The following Reuters story features the views of Egyptian sociologist and pro-democracy activist Saad Eddin Ibrahim.

INTERVIEW – Egypt dissident wants aid conditional on reform

By Cynthia Johnston

CAIRO, Sept 25 (Reuters) - One of Egypt's most prominent political dissidents said on Tuesday that foreign donor aid to Cairo should depend on U.S. ally Egypt granting greater political freedoms.

Sociologist Saadeddin Ibrahim said he was lobbying Washington and the European Union to demand progress toward more judicial independence, greater media and civil society freedoms, and internationally supervised elections in exchange for aid.

He also wants to see an end to emergency laws put in place after the 1981 assassination of President Anwar Sadat.

"All of the aid should be conditioned on benchmarks and a roadmap for democratic reform in Egypt," he told Reuters by telephone from Doha, the Qatari capital. Ibrahim has been abroad for the past four months and said he feared arrest at home.

"My agenda is reform and democratisation of my country. I want everything done to bring about that objective."

Ibrahim's remarks came as Egypt faced sudden U.S. fire over setbacks to press freedom and civil society.

A White House spokeswoman said on Monday that recent steps by the authorities "appear to contradict the Egyptian government's stated commitment to expand democratic rights".

Over the past month, Egypt has forcibly closed a human rights group that aided torture victims and sentenced seven journalists to jail over their work, including four convicted of defaming President Hosni Mubarak.

Ibrahim, a U.S.-Egyptian dual citizen who met U.S. President George W. Bush in Prague in June as part of a group of dissidents from around the world, said he believed Washington had been trying to press Egypt on reforms "informally behind closed doors", but that Egypt misread the signals.


Still, he said, the rare U.S. public criticism of its Arab ally was coming "pretty late". An Egyptian Foreign Ministry spokesman was not immediately available for comment.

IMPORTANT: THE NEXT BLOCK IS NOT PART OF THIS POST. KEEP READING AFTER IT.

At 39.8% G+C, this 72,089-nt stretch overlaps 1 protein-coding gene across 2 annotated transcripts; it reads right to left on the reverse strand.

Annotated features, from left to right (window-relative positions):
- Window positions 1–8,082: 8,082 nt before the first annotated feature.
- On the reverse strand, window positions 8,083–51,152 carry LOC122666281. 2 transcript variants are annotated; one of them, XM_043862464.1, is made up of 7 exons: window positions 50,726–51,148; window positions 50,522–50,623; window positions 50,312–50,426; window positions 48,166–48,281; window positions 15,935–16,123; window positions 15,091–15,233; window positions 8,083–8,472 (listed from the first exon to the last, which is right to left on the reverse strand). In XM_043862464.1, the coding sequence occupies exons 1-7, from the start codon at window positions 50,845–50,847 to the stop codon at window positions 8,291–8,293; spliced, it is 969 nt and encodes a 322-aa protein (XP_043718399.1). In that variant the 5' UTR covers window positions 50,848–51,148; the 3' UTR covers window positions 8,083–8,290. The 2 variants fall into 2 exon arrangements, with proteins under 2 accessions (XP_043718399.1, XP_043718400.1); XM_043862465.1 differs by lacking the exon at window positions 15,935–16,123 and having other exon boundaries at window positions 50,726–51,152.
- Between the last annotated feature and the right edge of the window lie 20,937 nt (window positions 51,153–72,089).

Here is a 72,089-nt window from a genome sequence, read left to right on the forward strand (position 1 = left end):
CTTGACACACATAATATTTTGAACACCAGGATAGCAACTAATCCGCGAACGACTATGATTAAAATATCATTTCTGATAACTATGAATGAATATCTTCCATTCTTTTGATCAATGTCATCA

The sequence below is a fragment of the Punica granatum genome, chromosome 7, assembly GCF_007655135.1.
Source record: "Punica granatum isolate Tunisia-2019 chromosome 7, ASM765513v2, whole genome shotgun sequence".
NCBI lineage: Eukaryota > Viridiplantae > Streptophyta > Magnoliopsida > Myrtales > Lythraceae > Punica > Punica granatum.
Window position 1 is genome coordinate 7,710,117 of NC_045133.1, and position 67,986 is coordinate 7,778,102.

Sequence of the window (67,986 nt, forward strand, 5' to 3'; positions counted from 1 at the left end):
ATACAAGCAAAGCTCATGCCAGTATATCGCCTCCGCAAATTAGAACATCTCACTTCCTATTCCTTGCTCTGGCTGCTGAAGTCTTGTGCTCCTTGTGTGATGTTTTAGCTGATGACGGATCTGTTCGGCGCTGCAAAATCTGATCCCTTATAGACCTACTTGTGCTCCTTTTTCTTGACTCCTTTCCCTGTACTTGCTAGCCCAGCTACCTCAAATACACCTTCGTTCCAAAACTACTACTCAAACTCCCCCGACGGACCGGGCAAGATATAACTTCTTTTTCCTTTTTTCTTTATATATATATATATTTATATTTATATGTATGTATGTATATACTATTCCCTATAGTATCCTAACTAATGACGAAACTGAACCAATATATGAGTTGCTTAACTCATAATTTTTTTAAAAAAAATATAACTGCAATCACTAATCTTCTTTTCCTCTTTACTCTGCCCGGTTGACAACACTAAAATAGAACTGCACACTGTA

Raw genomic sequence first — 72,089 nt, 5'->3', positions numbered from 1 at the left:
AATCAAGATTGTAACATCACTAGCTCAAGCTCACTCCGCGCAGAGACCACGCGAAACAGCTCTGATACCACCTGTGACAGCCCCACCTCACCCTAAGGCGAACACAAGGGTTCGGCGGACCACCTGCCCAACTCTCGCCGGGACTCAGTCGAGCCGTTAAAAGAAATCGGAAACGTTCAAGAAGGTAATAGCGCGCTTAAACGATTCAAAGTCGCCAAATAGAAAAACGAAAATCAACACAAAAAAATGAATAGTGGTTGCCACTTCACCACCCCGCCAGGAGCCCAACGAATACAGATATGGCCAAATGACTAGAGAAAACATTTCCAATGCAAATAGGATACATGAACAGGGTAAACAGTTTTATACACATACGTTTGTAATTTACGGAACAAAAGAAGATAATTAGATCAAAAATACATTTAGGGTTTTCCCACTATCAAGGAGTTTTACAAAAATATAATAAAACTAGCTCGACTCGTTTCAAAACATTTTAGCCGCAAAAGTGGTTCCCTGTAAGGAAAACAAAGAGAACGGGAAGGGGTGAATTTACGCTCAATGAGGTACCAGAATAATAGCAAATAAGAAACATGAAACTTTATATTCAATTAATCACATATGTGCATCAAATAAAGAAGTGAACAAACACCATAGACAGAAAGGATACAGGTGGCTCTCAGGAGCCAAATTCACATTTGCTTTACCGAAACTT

Ibrahim, who was imprisoned in 2002 on charges including damaging Egypt's reputation abroad, said he again faced possible arrest should he return to Cairo as old accusations against him were revived, this time in the form of private legal complaints.

"My lawyers have advised me not to come back because there are nine filed requests with the attorney general in Egypt to investigate me," he said, adding he had no immediate plans to return to Egypt.

He said he believed the complaints, which he said were brought by members of the ruling party, were filed partly in response to his campaign to press the United States over aid to Egypt. Egypt is among the top recipients of U.S. foreign aid, receiving nearly $2 billion a year.

But the U.S. Congress has considered a bill that would hold back $200 million in military funds for Egypt unless it takes steps on reforms. Cairo views the proposal as interference in its domestic affairs.

Analysts say waning U.S. public pressure on Egypt has given the state a freer hand over the past year to act against critics in the run-up to an eventual transition of power from Mubarak, who, at 79, has been in power for a quarter of a century.

The most obvious successor is Mubarak's 43-year-old son Gamal, although he denies having presidential ambitions.